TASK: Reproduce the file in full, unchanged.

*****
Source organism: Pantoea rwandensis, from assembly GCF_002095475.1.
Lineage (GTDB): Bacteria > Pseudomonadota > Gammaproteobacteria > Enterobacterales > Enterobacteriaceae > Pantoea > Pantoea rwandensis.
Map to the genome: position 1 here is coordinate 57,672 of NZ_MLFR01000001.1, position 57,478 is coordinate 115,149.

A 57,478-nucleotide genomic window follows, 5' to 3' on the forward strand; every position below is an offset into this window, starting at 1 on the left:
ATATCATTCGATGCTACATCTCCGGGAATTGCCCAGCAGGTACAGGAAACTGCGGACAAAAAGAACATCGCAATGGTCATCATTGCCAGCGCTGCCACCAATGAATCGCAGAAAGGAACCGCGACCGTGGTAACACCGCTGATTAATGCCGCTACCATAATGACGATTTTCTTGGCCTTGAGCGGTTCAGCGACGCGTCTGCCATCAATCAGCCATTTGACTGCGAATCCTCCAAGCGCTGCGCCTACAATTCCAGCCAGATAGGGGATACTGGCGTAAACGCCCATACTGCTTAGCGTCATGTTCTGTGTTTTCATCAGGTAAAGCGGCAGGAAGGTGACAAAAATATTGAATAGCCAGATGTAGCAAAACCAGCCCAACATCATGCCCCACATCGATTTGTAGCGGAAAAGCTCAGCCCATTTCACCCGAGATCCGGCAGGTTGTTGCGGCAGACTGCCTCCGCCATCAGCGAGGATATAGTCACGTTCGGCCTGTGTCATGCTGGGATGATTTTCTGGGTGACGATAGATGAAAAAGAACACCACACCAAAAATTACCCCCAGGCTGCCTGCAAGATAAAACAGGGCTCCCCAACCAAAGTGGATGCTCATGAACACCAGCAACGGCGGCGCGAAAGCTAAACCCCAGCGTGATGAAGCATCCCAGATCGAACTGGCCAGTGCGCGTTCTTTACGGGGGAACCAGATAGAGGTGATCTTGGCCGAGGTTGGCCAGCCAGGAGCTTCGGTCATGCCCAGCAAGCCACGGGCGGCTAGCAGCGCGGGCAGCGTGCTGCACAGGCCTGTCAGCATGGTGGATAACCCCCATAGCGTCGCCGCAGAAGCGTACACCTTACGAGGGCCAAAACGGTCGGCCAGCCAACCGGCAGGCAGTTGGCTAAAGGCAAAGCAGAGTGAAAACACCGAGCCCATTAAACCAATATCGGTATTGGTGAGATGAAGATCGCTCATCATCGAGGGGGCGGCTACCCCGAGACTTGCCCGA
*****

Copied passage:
Source organism: Pantoea rwandensis, from assembly GCF_002095475.1.
Lineage (GTDB): Bacteria > Pseudomonadota > Gammaproteobacteria > Enterobacterales > Enterobacteriaceae > Pantoea > Pantoea rwandensis.
Map to the genome: position 1 here is coordinate 57,672 of NZ_MLFR01000001.1, position 57,478 is coordinate 115,149.

A 57,478-nucleotide genomic window follows, 5' to 3' on the forward strand; every position below is an offset into this window, starting at 1 on the left:
ATATCATTCGATGCTACATCTCCGGGAATTGCCCAGCAGGTACAGGAAACTGCGGACAAAAAGAACATCGCAATGGTCATCATTGCCAGCGCTGCCACCAATGAATCGCAGAAAGGAACCGCGACCGTGGTAACACCGCTGATTAATGCCGCTACCATAATGACGATTTTCTTGGCCTTGAGCGGTTCAGCGACGCGTCTGCCATCAATCAGCCATTTGACTGCGAATCCTCCAAGCGCTGCGCCTACAATTCCAGCCAGATAGGGGATACTGGCGTAAACGCCCATACTGCTTAGCGTCATGTTCTGTGTTTTCATCAGGTAAAGCGGCAGGAAGGTGACAAAAATATTGAATAGCCAGATGTAGCAAAACCAGCCCAACATCATGCCCCACATCGATTTGTAGCGGAAAAGCTCAGCCCATTTCACCCGAGATCCGGCAGGTTGTTGCGGCAGACTGCCTCCGCCATCAGCGAGGATATAGTCACGTTCGGCCTGTGTCATGCTGGGATGATTTTCTGGGTGACGATAGATGAAAAAGAACACCACACCAAAAATTACCCCCAGGCTGCCTGCAAGATAAAACAGGGCTCCCCAACCAAAGTGGATGCTCATGAACACCAGCAACGGCGGCGCGAAAGCTAAACCCCAGCGTGATGAAGCATCCCAGATCGAACTGGCCAGTGCGCGTTCTTTACGGGGGAACCAGATAGAGGTGATCTTGGCCGAGGTTGGCCAGCCAGGAGCTTCGGTCATGCCCAGCAAGCCACGGGCGGCTAGCAGCGCGGGCAGCGTGCTGCACAGGCCTGTCAGCATGGTGGATAACCCCCATAGCGTCGCCGCAGAAGCGTACACCTTACGAGGGCCAAAACGGTCGGCCAGCCAACCGGCAGGCAGTTGGCTAAAGGCAAAGCAGAGTGAAAACACCGAGCCCATTAAACCAATATCGGTATTGGTGAGATGAAGATCGCTCATCATCGAGGGGGCGGCTACCCCGAGACTTGCCCGA